Zoom video conferencing app is widely used all over the world, including Japan, but a vulnerability has been reported in the version of macOS that allows hackers to access it with root privileges (the privileges that can do anything) and control the entire operating system. I am here. Moreover, it appears that this vulnerability has not yet been completely fixed.
Patrick Wardle, a former National Security Agency (NSA) security expert, gave a presentation at DEFCON, the world’s largest international security conference. Although Zoom has already fixed some related bugs, it appears that unaddressed vulnerabilities have been revealed.
According to Wardle, the vulnerability targets the Zoom app installer. Special permissions are required to install or uninstall Zoom (with users entering their password to allow this), but I’ve found that the auto-update feature keeps this special permission running in the background.
In other words, once the user grants special privileges to the installer, it continues to use those privileges behind the scenes. However, this is the permission required to update the app every time Zoom publishes an update. There is nothing wrong with checking that the package is cryptographically signed by the company and then running the updater (update function).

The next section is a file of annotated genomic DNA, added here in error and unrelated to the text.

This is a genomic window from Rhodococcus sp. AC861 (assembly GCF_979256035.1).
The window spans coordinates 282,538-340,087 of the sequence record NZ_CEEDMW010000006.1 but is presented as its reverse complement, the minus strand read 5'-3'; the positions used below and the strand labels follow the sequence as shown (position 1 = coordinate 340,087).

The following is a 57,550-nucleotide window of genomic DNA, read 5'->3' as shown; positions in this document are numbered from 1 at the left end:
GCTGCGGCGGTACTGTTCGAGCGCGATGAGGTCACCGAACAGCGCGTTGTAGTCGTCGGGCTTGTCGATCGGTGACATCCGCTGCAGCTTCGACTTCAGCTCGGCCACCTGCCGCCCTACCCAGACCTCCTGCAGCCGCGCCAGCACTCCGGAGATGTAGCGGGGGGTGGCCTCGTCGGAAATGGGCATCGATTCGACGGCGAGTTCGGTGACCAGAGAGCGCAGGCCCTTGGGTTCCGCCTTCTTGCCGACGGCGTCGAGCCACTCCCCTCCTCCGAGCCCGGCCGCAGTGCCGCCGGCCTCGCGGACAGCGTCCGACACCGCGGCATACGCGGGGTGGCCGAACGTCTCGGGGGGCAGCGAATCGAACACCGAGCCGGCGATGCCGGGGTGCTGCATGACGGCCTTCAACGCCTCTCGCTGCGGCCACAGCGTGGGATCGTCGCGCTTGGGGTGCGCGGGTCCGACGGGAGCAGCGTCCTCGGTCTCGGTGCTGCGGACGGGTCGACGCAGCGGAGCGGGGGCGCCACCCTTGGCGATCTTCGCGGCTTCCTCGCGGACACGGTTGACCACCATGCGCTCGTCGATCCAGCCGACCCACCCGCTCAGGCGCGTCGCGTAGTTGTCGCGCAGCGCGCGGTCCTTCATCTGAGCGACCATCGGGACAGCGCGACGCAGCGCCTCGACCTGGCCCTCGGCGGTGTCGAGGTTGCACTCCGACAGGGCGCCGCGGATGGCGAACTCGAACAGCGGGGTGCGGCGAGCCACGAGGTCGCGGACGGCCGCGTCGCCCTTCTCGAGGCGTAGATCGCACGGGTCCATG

However, there was a bug in this encryption check that allowed hackers to trick the updater into thinking that the malicious file had been signed by Zoom. As a result, hackers can inject all kinds of malware and run it with high privileges of the updater.
This privilege escalation attack appears to have allowed hackers to gain root or superuser privileges (the account with the strongest privileges) on your Mac. In theory, you can add, remove, or modify any file on your Mac.
In December of last year, Wardel reported Zoom about the vulnerability and released a patch. However, this fix also contained another bug, and it seems that there is still a risk of being exploited. As a result, he reported the second error and how to fix the code to Zoom, but there was no response for more than half a year, so it is said that he decided to open it to the public.
The bug is still present in the latest version of the Zoom app for Mac, but Wardle said it’s very easy to fix, and he hopes making the bug public will “move the gears” on the company’s agenda soon. He says he does.
In response, Zoom said in a statement: “We are aware of a recently reported security vulnerability in Zoom’s automatic update for macOS and are working hard to address it. “After that, it was said that there was indeed a vulnerability in versions 5.7.3 to 5.11.3 of the macOS app that could take root privileges of the operating system.RecognitionIt is currently being distributedVersion 5.11.4It appears to be fixed now.
In any case, I would like to break my heart that Mr. Wardle’s call has arrived. If you are using an earlier version, we recommend that you update as soon as possible.
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